James Tipping, director of Gibraltar’s finance centre, thinks so. He laments
the criticism directed at the offshore center, arguing that Gibraltar doesn’t
promote itself aggressively and has a demanding application process for those
seeking a presence in the territory.
Gibraltar’s plan to standardise the corporate tax rate at a flat 10% from
July 2010 will see many multinationals move from a 0% rate. So far this has
resulted in no companies indicating a retreat.
The autonomous self-governing of Gibraltar’s financial services sector, like
others of its kind, has absorbed much of the criticism that would have otherwise
been squared at the UK during the downturn.
Offshore centers believe they have been scape-goated by politicians looking
to divert attention from their domestic difficulties, though the criticism has
largely come from the Organisation for Economic Development and Co-operation,
the body responsible for setting the guidelines.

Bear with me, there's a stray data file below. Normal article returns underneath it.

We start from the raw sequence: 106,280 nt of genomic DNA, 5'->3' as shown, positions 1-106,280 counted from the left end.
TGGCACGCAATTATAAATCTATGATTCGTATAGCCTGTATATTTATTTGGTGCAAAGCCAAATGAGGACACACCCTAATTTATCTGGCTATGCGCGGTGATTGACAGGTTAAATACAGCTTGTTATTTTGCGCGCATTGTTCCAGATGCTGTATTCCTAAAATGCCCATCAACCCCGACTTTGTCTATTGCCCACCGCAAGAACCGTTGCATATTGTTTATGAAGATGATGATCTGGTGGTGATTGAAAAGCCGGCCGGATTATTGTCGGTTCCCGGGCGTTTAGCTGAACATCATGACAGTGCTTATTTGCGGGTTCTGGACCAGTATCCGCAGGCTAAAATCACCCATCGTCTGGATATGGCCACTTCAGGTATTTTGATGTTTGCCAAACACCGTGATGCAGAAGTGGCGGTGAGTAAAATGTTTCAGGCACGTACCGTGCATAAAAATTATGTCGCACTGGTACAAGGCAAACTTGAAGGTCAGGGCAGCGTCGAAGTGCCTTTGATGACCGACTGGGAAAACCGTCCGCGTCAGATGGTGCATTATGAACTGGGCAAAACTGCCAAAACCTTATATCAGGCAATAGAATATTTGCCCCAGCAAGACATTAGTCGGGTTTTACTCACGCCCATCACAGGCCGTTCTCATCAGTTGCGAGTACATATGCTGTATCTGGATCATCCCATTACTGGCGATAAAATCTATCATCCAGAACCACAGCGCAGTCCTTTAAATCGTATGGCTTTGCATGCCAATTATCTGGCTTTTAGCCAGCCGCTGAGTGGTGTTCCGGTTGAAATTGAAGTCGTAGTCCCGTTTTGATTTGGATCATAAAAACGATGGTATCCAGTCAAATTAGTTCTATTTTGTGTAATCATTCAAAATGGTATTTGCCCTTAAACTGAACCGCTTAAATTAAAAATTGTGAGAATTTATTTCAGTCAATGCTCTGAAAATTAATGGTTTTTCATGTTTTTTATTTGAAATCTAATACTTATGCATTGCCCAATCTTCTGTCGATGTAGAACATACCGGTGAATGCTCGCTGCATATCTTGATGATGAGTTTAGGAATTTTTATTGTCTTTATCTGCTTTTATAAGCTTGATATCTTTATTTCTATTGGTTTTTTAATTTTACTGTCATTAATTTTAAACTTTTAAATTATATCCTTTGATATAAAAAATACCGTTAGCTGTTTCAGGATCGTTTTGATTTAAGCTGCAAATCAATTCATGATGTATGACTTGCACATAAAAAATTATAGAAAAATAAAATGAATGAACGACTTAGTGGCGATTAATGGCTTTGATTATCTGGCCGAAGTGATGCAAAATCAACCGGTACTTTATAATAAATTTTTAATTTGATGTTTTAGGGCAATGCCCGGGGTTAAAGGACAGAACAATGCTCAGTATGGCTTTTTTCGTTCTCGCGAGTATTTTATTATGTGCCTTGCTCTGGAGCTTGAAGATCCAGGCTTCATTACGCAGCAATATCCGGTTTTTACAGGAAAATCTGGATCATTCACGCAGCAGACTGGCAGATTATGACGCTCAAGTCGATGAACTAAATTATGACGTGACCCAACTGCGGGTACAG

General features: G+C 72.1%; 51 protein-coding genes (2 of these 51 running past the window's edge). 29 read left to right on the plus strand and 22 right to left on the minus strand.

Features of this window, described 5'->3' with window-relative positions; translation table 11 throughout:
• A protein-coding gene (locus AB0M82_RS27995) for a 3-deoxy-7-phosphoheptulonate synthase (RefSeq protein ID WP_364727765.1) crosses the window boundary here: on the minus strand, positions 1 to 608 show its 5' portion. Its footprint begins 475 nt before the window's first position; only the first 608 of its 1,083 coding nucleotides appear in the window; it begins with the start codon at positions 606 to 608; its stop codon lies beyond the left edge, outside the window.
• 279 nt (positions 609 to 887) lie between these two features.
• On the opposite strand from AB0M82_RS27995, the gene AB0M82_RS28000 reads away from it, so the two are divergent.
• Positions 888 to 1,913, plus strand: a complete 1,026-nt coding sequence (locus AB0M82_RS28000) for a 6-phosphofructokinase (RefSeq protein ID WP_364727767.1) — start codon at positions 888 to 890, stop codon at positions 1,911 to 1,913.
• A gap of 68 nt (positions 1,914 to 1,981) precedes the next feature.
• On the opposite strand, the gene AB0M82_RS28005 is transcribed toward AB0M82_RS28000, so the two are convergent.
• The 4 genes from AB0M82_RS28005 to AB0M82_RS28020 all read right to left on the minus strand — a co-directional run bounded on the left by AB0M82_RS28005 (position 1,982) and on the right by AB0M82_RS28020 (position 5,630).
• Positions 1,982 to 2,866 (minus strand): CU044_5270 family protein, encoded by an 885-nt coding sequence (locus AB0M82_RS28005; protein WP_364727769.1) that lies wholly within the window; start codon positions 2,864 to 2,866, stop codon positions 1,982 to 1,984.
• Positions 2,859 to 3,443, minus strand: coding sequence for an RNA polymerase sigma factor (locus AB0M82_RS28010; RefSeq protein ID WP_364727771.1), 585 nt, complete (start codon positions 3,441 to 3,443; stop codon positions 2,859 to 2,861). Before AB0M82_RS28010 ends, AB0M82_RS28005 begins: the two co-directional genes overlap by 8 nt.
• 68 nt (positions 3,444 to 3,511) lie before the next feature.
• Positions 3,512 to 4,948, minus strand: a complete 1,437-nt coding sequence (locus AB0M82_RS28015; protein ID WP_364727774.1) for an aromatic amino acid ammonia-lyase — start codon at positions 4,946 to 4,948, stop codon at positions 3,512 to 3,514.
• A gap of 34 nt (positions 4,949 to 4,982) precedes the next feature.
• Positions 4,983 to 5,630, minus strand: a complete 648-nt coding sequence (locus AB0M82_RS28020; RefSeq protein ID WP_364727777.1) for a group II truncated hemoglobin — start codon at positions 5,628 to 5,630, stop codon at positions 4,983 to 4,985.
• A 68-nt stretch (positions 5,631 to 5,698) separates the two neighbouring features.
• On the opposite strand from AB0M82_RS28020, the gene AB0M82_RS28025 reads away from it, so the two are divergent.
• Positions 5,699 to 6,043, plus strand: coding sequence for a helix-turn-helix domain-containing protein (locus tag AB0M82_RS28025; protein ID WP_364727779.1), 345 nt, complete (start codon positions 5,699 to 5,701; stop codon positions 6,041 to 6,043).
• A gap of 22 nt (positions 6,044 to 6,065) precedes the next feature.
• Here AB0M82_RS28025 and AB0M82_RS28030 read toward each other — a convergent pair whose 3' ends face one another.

The apparent rush of formalised tax information exchange agreements has been
subject to intense scrutiny, with many signed in the days leading up to April’s
G20 summit, but the fact these treaties continue to go ahead illustrates a
changing tide in global tax.
Many have since committed to signing the minimum of 12 agreements by the end
of this year in order to achieve ‘white-list’ status.
So, while politicians continue their campaign of weeding out blatant tax
evasion and directing attention away from themselves, surely credit is due in
acknowledging that some progress, albeit small, is better than none at all.
Judith Tydd is a reporter on Accountancy Age
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